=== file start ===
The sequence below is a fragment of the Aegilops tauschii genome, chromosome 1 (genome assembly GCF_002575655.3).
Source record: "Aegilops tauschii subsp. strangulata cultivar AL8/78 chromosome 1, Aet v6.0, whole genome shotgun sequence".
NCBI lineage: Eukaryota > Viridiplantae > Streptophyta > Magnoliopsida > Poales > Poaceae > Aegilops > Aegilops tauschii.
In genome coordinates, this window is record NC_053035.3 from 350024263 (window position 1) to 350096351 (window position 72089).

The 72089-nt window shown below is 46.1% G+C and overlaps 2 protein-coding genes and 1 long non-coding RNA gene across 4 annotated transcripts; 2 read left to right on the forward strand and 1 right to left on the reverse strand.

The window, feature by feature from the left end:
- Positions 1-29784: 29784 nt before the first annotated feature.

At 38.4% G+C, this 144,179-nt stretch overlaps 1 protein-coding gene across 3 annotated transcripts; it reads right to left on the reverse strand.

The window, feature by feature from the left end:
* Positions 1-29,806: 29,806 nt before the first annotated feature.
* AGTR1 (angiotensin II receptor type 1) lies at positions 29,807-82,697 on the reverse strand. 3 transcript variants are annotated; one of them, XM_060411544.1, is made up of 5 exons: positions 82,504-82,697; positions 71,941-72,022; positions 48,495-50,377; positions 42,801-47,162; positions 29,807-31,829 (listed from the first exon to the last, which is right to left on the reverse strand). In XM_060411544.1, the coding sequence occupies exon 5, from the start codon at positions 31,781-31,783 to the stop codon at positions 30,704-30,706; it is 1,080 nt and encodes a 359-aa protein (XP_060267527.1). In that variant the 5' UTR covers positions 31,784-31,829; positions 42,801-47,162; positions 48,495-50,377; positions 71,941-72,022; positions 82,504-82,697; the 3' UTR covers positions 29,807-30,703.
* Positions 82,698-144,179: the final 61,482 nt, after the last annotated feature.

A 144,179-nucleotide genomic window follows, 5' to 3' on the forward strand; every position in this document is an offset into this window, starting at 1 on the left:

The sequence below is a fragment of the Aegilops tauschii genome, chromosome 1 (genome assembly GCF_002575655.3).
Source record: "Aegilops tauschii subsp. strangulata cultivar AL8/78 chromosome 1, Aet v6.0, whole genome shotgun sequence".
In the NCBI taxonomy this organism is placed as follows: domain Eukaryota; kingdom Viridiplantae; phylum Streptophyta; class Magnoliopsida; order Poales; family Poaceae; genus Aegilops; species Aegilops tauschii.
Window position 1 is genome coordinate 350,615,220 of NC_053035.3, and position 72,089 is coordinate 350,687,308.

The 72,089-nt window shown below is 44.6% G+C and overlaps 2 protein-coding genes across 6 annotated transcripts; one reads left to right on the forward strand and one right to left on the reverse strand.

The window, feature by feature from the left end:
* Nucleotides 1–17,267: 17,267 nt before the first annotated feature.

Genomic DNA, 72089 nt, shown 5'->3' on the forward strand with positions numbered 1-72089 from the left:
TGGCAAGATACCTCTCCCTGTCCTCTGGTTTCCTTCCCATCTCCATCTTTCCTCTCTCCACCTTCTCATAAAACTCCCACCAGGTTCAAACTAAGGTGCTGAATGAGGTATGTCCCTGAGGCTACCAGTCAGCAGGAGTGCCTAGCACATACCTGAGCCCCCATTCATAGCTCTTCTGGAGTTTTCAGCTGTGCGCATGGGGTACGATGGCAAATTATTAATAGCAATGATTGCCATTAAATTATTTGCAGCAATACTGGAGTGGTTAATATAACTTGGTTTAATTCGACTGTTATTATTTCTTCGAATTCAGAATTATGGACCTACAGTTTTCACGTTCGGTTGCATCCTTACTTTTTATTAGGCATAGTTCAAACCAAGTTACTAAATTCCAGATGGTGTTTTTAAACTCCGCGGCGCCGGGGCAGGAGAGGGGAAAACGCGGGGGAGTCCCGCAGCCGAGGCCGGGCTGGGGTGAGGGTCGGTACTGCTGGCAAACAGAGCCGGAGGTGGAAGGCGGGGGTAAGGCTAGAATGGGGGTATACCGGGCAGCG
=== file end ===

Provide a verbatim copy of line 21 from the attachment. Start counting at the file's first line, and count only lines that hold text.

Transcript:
Genomic DNA, 72089 nt, shown 5'->3' on the forward strand with positions numbered 1-72089 from the left: